18 Inventions That Promised to Change the World but Failed Badly

Most inventions don’t change the world. These products were hyped as revolutionary game changers, but today, they are collectors’ items remembered as cautionary tales. Here are 18 inventions that failed to deliver on their promise to change the world. 

New Coke

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New Coke was a major failure for Coca-Cola. The company introduced the new soda formula in 1985 to compete with Pepsi’s sweeter taste. However, American customers weren’t impressed by New Coke, and the soda quickly reverted to its original formula, which was rebranded as “Coca-Cola Classic.” 

The Ford Edsel

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The Ford Edsel was named after Henry Ford’s son, the company’s president from 1919 until 1943. It was marketed as the “car of the future,” but it’s today synonymous with failure. Britannica explains that bad timing, “ineffective marketing, flawed design, a high purchase price, and poor workmanship” led to a “consumer blowback” of the model. 


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Betamax is famous for losing the videotape format war to VHS. Despite offering superior video quality, it was more expensive and had a shorter recording time than VHS, which led to low sales. Today, Betamax is often cited as an example of a better technology losing out to a rival product due to a poorer marketing strategy. 

The Sinclair C5

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This small, battery-powered vehicle was launched by Sir Clive Sinclair, one of the UK’s best-known millionaires, in 1985. However, the British media and public were much less enthusiastic about the C5 than Sinclair. Poor reviews and safety concerns, along with a short battery range and a maximum speed of just 15 miles per hour, led to a meager 5,000 sales.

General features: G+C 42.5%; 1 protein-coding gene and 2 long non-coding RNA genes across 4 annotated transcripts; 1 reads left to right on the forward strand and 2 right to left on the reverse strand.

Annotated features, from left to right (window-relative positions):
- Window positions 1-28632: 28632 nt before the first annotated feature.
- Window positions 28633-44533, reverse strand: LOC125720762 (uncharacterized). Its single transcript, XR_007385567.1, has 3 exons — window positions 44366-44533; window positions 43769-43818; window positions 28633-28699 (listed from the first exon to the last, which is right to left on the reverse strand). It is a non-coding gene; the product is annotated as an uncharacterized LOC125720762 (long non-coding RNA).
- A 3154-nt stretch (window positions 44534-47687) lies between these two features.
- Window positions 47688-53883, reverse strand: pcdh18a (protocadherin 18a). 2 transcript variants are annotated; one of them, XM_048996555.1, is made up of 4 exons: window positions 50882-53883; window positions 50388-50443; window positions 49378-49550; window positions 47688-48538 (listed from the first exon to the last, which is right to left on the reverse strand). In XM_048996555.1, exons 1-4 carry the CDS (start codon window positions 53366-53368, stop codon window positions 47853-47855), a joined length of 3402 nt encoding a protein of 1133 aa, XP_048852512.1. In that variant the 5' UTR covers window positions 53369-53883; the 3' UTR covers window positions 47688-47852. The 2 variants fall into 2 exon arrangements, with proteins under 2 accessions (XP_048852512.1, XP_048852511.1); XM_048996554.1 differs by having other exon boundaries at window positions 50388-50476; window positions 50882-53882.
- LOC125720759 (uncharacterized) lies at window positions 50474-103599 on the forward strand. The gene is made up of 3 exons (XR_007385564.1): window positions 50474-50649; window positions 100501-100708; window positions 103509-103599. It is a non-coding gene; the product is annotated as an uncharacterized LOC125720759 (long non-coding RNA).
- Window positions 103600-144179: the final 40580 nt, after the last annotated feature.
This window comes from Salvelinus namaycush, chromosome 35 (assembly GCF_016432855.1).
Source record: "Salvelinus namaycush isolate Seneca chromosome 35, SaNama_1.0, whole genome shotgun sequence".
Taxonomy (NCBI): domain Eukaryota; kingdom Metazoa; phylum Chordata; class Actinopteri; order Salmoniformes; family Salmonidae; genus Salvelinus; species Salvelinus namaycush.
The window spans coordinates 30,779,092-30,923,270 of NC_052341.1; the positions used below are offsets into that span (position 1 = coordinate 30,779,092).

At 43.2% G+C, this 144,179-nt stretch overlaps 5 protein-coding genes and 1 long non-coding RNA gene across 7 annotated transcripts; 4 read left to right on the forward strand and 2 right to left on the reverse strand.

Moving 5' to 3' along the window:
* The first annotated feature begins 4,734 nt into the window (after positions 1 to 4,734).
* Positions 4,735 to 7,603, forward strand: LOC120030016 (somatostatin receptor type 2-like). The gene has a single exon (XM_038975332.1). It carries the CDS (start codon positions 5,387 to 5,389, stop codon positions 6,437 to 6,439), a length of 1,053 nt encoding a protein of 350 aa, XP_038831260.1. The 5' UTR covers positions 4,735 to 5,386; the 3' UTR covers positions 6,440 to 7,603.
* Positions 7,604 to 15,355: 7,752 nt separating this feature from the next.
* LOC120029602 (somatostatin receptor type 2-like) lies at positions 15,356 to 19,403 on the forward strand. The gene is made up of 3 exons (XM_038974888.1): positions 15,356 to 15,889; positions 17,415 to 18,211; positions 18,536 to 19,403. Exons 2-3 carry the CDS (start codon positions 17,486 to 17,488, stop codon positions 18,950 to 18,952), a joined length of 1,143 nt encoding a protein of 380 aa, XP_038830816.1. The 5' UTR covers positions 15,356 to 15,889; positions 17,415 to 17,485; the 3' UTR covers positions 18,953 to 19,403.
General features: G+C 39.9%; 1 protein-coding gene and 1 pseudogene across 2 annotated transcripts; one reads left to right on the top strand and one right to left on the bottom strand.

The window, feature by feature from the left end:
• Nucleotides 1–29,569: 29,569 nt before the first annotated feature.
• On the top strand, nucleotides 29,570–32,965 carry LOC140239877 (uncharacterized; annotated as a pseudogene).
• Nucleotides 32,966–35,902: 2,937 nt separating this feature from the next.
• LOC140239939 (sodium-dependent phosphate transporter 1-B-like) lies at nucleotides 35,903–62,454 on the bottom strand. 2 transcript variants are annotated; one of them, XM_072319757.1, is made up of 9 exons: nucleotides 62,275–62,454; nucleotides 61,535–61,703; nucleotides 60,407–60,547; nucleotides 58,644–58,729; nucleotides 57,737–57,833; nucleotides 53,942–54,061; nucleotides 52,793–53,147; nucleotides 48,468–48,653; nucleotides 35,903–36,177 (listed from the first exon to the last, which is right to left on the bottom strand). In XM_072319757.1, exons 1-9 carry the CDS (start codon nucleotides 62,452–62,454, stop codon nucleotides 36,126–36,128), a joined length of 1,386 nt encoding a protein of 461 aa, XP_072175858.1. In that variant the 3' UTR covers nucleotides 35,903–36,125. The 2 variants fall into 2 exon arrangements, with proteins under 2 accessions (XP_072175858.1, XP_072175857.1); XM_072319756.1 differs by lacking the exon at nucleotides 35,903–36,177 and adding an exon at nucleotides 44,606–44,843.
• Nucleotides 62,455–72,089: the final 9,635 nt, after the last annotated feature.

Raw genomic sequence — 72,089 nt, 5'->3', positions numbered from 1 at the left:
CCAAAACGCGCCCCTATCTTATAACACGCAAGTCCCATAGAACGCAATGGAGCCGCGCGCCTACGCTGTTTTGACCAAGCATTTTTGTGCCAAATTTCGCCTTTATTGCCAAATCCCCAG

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WebTV was introduced in 1996 with the aim of integrating the Internet with television viewing. However, the technology was initially too advanced for the slow dial-up connections and lack of digital content of the late ‘90s and was absorbed into MSN in 2001. 


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The Juicero Press was launched to major fanfare and retrieved $120 million in funding from investors from 2014 to 2017. However, in 2017, a story published by Bloomberg News revealed that the company’s juice packs could be squeezed just as easily by hand. The $400 juicer was criticized as overly complex, and a much cheaper product that didn’t require a WiFi connection could have produced the same quality of juice. 


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Theranos is infamous for promising a revolution in healthcare with its blood-testing technology and later being revealed as fraudulent. Its founder, Elizabeth Holmes, modeled herself on Steve Jobs and attracted hundreds of millions of dollars in investment and endorsements from politicians. In 2015, its technology began to be exposed as a fraud, and today, Holmes is serving an 11-year prison sentence for wire fraud. 

Google Glass

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Google Glass, a brand of smart glasses, was released as a prototype in 2013 before becoming available to the general public the following year. Investopedia explains the product failed to prosper because of “concerns about its price, safety, and privacy” and lasted “less than a year on the market.” 

The DeLorean DMC-12

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The DeLorean DMC-12 owes its iconic status to Back to the Future and is praised by vintage car enthusiasts for its gull-wing doors. Despite this beloved status, the car suffered from performance issues and high costs and was a commercial failure.